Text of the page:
It does not take a genius to know that if you have poorly trained teachers, you are likely to have poor and incompetent teachers. If you have poorly built, poorly staffed and poorly equipped schools, you are likely to have a poor learning and poor teaching environment. If you don’t pay your teachers competitive salary, they are likely to leave for other regions or more lucrative endeavors. If you don’t invest in your educational system, the state and the people will suffer. There are no two ways about it: invest and reap the benefit of education; or ignore education and forever be a hired-hand in an increasingly interconnected and interrelated world.
Today, scholars are suggesting that any responsible government must invest in human capital, which will, in due course, result in people taking control of their destiny –enabling them to confront and overcome tyrannical and energy-sapping power structures. The world over, oppressors are uncomfortable with the educated mind. With this in mind, why hasn’t it occurred to successive
Education is a vital ingredient in the life of any nation. The primary purpose of education is to develop the mind, allowing one to conquer, shape, and put to use ones environment — be it the physical, the supernatural or the mental. There are multitudes of causes, but mainly, it was education that allowed societies to move from foraging to agrarian and from industrialization to post-industrialization. Education allows one to function ably and at ones best in a modern and an increasingly interconnected world. Without education, the mind is foggy, rough, confused and easily manipulated and controlled.
To be clear, education is not just about the ability to read and write, memorize and take examinations and be awarded certificates and degrees. Oh no, it is much more than that. At this point in our state’s economic, social and political development however, one would gladly welcome the simple purpose of education: to become literate, have the ability to read and write, secure a job and function in a simple environment. In the words of Kusterer, Rock and Weaver, “to be illiterate in a literate world is to be severely disadvantaged. One’s employment opportunities are seriously restricted…Becoming literate is a powerfully liberating experience.”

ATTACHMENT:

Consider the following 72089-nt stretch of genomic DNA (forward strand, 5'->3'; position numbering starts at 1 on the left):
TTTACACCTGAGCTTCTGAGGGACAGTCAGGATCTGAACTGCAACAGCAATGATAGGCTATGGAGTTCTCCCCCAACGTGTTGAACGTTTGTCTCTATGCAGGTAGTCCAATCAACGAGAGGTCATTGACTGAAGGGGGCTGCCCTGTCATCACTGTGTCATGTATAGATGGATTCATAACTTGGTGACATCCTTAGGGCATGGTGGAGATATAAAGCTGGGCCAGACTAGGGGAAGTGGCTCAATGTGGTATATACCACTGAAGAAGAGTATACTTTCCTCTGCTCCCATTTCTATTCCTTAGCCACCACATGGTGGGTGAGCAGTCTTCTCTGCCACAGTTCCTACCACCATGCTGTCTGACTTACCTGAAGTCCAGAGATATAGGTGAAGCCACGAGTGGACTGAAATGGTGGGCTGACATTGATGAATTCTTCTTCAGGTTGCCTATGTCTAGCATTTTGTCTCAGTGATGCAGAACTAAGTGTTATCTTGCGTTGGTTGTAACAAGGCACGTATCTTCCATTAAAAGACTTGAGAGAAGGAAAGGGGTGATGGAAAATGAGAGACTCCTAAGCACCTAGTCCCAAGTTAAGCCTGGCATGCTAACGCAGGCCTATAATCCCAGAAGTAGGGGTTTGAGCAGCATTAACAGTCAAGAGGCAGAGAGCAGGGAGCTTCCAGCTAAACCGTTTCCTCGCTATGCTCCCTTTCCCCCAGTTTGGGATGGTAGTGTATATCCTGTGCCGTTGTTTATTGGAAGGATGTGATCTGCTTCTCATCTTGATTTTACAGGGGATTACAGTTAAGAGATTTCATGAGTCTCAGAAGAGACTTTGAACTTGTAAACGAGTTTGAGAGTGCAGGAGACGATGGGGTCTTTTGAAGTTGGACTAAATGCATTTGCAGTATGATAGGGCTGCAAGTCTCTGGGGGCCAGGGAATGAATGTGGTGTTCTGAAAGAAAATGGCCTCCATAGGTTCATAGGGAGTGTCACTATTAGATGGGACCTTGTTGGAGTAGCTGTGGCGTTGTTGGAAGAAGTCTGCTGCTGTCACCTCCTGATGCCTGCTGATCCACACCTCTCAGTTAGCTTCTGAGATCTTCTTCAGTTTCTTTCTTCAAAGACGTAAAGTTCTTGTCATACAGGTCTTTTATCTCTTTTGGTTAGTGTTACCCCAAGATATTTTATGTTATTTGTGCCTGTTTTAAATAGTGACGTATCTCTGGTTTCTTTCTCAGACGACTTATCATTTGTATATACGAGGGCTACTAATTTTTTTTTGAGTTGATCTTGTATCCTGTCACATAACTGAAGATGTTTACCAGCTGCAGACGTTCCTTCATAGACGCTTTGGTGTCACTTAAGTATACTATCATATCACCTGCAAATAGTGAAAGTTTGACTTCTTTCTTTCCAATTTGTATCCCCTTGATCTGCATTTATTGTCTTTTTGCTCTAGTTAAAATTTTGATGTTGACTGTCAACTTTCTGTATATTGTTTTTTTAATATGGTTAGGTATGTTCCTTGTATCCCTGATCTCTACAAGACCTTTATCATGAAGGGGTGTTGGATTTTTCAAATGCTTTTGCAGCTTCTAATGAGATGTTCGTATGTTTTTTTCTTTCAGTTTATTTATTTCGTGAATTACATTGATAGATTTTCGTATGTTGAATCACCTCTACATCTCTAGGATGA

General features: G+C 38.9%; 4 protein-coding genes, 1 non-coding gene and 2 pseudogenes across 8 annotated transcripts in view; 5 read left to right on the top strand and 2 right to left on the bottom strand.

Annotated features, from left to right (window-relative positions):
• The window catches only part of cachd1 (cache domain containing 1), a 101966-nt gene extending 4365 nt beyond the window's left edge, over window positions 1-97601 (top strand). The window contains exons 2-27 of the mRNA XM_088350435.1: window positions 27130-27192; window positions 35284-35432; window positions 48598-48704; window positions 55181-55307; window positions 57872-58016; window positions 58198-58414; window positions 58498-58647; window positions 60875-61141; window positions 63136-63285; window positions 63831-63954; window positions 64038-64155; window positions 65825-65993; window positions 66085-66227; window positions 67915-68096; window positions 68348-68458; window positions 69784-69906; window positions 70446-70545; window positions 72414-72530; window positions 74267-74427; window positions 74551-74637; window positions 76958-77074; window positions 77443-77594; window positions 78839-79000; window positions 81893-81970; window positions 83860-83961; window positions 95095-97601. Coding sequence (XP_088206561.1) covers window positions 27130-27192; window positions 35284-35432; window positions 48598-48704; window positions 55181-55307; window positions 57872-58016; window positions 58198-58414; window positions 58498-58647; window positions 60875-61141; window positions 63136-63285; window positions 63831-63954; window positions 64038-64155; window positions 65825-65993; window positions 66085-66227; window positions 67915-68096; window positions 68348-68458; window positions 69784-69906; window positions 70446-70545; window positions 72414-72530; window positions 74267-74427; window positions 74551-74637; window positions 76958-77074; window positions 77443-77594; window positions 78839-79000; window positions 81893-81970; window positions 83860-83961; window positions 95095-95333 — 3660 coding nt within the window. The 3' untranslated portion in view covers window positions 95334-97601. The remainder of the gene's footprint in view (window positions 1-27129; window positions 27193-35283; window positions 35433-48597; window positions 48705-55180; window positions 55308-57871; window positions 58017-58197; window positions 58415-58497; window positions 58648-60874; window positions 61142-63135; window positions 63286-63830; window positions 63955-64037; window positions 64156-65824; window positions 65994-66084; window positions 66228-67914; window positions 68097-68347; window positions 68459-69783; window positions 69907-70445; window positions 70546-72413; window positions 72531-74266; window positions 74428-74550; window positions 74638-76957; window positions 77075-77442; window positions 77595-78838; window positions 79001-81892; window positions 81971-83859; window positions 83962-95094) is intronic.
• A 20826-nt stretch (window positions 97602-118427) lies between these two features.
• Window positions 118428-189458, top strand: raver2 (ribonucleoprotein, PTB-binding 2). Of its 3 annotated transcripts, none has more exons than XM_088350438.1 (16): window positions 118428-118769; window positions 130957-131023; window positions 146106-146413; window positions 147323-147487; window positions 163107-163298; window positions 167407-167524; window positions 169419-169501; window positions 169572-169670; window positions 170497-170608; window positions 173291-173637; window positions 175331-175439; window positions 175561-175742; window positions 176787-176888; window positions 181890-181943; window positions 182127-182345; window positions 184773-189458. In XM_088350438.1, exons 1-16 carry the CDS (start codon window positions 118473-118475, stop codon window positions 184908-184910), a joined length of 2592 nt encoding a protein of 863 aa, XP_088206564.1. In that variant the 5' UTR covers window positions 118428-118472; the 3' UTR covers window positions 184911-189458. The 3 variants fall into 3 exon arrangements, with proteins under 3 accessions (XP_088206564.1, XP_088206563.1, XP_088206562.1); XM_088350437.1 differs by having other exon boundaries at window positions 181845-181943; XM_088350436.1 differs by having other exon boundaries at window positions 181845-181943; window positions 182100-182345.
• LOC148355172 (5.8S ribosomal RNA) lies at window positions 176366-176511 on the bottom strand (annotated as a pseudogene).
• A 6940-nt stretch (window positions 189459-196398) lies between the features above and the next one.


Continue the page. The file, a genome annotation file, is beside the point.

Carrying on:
How could our young men and women compete in today’s
Least we forget: schools are more than miserable four walls and a tin roof. They must be built to meet modern standards in terms of structures, amenities, staffing and reward for teachers and other staff. In other words, it is not enough to erect a stone-age building with blackboards and call it a school. To receive proper education, policies have to be in place; there must be an assurance and willingness on the part of the government, the parents and the community to make it work. Additionally, there must be an enabling culture of learning and teaching for any form of education to have positive effect on the students, their parents and the larger community.
What we have in Bayelsa State today — in terms of primary and secondary school — belong in the ice age. And the
It is not inconceivable that every Ijaw man and woman in
There should be stiff penalties against those responsible for impregnating any girl under the age of 19, or any girls who has not completed her secondary school education. The penalty should be stiffer if the culprit is more than 5 years older than the girl. Culture is a big part of our life; nevertheless, any and all part of our culture that is stifling or is anti-progress should be redefined and refined to fit the modern times. For instance, why is it permissible for a man, at 30, 40, or 50, to cut short the promising life of a 12, 14 or 16 year old girl? Why must we, as a society, allow any man — rich, powerful or influential — to use his position to oppress or impregnate our teenage girls? While they mess up the life of such girls, they send their own sons and daughters to colleges and universities in readiness for a better life while the victim is consigned to a life of penury and baby-production. Why is this type of behavior acceptable? Where is the justice?
In the end, even if the government of Chief Timpre Sylva does nothing else, he should spotlight quality education, the place of women, transparent government, and the provision of human security. He need not be all over the place with scatter-scatter policies shrouded in sleazy cloud. He will do better in the name of man and in the name of God if he is honest about his intentions, and then go forth with clean hands and a clean heart. No one demands perfection from him. No; he will make forgivable mistakes every now and then. It is the return to the path taken by previous governments that will bring the hammer down on the nail.